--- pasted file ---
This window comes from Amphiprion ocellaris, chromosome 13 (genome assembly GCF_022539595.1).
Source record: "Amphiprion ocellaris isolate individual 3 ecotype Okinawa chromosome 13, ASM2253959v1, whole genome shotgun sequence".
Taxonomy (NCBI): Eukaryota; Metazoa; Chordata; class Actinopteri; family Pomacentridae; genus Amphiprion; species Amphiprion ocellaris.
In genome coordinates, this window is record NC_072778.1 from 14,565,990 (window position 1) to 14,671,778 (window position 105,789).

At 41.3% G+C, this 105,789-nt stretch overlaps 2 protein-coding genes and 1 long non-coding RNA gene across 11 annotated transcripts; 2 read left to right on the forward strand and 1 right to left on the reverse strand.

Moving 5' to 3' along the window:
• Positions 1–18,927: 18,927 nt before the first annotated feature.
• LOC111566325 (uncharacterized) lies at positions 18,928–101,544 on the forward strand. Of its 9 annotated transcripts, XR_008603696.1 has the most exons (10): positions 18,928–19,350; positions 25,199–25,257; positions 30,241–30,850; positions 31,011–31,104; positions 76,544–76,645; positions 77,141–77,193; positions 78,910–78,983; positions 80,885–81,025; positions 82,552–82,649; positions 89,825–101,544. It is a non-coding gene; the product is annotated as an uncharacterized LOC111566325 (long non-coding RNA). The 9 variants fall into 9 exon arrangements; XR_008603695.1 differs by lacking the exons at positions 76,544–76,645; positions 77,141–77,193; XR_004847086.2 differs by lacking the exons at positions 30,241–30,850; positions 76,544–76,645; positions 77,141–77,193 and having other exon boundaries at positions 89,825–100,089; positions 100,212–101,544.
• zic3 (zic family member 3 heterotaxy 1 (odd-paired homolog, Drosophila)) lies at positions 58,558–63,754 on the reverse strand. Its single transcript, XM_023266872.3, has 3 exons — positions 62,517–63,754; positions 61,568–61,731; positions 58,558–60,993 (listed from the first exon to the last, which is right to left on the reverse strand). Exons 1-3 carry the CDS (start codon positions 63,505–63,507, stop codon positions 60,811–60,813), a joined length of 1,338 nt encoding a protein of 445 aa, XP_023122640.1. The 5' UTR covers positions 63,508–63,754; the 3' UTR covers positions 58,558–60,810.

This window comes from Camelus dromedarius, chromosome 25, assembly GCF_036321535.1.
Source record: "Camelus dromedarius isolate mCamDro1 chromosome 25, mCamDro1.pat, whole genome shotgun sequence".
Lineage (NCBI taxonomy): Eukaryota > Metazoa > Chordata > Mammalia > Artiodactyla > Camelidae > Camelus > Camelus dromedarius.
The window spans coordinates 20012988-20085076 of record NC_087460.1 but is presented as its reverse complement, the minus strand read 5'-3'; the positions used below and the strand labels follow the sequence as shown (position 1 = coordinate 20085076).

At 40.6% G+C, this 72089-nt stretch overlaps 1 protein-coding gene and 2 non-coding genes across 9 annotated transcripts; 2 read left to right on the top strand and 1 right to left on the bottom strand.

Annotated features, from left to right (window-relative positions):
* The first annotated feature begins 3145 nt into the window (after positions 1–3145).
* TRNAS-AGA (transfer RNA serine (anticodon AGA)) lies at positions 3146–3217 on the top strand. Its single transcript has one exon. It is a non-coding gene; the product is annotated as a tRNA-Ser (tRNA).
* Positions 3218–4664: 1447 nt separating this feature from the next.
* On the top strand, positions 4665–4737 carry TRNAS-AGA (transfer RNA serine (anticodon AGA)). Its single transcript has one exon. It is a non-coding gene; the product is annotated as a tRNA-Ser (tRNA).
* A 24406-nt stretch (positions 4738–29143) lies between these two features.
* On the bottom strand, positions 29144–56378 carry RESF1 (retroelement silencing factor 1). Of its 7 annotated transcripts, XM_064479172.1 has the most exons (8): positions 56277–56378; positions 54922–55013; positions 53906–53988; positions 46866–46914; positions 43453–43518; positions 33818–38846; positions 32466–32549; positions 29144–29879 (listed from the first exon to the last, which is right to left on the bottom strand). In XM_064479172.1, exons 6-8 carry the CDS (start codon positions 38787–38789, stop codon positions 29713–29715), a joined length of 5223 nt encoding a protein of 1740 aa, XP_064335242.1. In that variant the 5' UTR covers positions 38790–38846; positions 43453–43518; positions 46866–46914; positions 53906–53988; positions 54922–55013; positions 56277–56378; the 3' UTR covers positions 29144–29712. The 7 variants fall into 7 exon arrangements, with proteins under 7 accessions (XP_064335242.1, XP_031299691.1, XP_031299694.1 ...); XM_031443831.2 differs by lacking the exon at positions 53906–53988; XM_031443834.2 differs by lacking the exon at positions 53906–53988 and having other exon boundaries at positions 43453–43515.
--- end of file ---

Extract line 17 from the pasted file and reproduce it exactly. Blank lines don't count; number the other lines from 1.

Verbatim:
* TRNAS-AGA (transfer RNA serine (anticodon AGA)) lies at positions 3146–3217 on the top strand. Its single transcript has one exon. It is a non-coding gene; the product is annotated as a tRNA-Ser (tRNA).